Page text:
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How do you review a film like this? Do you look at it simply as a film in itself? If you do that, you short change what the movie is trying to do. However, if you look at it only as the final installment of a long-running franchise, there is the potential to lose objectivity. In my remarks, I decided to split the difference.
So, what does that mean for this entry? For starters, it was far and away better than the preceding film (which is actually the first half the the story being told this time around). Because we are starting midway through a story, there really isn’t much of a beginning in the truest sense. However, screenwriter Steven Kloves is able to immediately push the characters onto a journey that springboards into the rest of the film. This is an impressive feat as the disorientation factor of someone coming into this movie cold (which, God knows why anyone actually would). From there, the story moves, and director David Yates doesn’t allow it to slow down. Honestly, I was surprised at how swift the pace was considering many of the previous Potter films have moments where you are checking your watch.
The acting in the film, as usual, is top notch. Daniel Radcliffe, in particular, gives such a nuanced performance that, baring any substance abuse breakdown which many child actors succumb to, I believe he will be one of the most celebrated actor of his generation. I realize that is high praise, but I firmly believe he can do it.
Another highlight are the action sequences. For me, it has been a while where we have had a huge, epic-scale battle sequence with multiple players doing multiple things. The last thing that comes to mind that was on this level are the Lord of the Rings films. Hollywood just doesn’t do those as much anymore, and it was great to see one again and wonderfully done. Additionally, it was also nice to see some one-on-one fight sequences where we could understand what was going on as opposed to needless quick edits which have become all the rage lately.
That said, there are some elements that don’t quite work. Some of the death scenes are a little surprising. Many of the characters who die do so off-screen. But the ones we do see killed come off disturbingly. Besides one of Draco’s (Tom Felton) cronies (who has been around for seven movies) being killed offhandedly and no one reacting, I was somewhat put off by the death of minor character Lavender Brown (Jessie Cave). She was best know as Ron’s over-the-top girlfriend in the sixth movie. Here, we see her being killed by being eaten at the neck. The camera work is tastefully done, but for what was such a cheery and goofy character, it was quite the gruesome death.
Another problem I had was that some of the magic that was connected with the (spoiler) defeat of Voldemort and the usage of how wands work was poorly explained or explained too quickly for it to absorb. The film could have benefited from a little more explanation on this, even if it was done in a throwaway fashion.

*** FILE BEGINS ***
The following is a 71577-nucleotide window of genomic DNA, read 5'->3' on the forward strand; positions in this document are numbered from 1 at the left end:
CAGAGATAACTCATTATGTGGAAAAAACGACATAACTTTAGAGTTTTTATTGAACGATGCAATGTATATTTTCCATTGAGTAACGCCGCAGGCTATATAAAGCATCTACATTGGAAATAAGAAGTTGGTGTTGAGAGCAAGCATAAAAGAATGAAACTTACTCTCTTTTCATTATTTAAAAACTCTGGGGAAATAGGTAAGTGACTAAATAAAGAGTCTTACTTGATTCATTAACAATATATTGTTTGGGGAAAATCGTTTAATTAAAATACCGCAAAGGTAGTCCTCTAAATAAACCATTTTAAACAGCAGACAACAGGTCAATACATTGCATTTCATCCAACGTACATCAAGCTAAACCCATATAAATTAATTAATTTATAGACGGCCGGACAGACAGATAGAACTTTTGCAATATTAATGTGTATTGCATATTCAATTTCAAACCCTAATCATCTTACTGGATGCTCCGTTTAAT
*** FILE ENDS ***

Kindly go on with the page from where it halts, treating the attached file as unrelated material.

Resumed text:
Finally, I felt that some of the monsters in the film looked a little cartoony. Given that the rest of the effects in the film were fantastic, this struck me as odd. Then again, this might have been a deliberate move as many of the CGI creatures in the earlier films had a bit of a cartoony look to them. Perhaps it was a move to keep it consistent.
As you can probably gather, as a movie, Deathly Hallows, Part 2 does not disappoint. But, how does it work as the end of the Harry Potter series? I think it works very well. As I alluded to earlier, if you are going into this movie without seeing any of the other ones, you are going to be totally lost. If you have followed the series, then you get a lot of payoff. This felt like an epic conclusion. I also appreciated as every major and minor character got their moment to shine (including characters who had previously died), and that viewers were able to revisit many of the major set pieces featured in the previous films. It was a great way to connect everything together. In short, I was happily satisfied with the conclusion.
So, that’s it. The end. The book series is done (probably), and the movie series is one that won’t be remade (well, anytime soon, at least). This movie series has been going since 2001. It is a bittersweet moment as this past decade has been dominated by these films and we, as viewers, have basically watched the young stars as they grew up. It is somewhat strange to think that there will be no more. Whatever my qualms with the series, to pull off this series with the level of dedication and quality that the filmmakers did over the past ten years is amazing and somewhat unprecedented. I congratulate them on a job well done.
This also concludes Potter-Palooza. Thanks for the, at most, two people who joined me this past week. If you want us to do future “events”, drop us a line at email@example.com.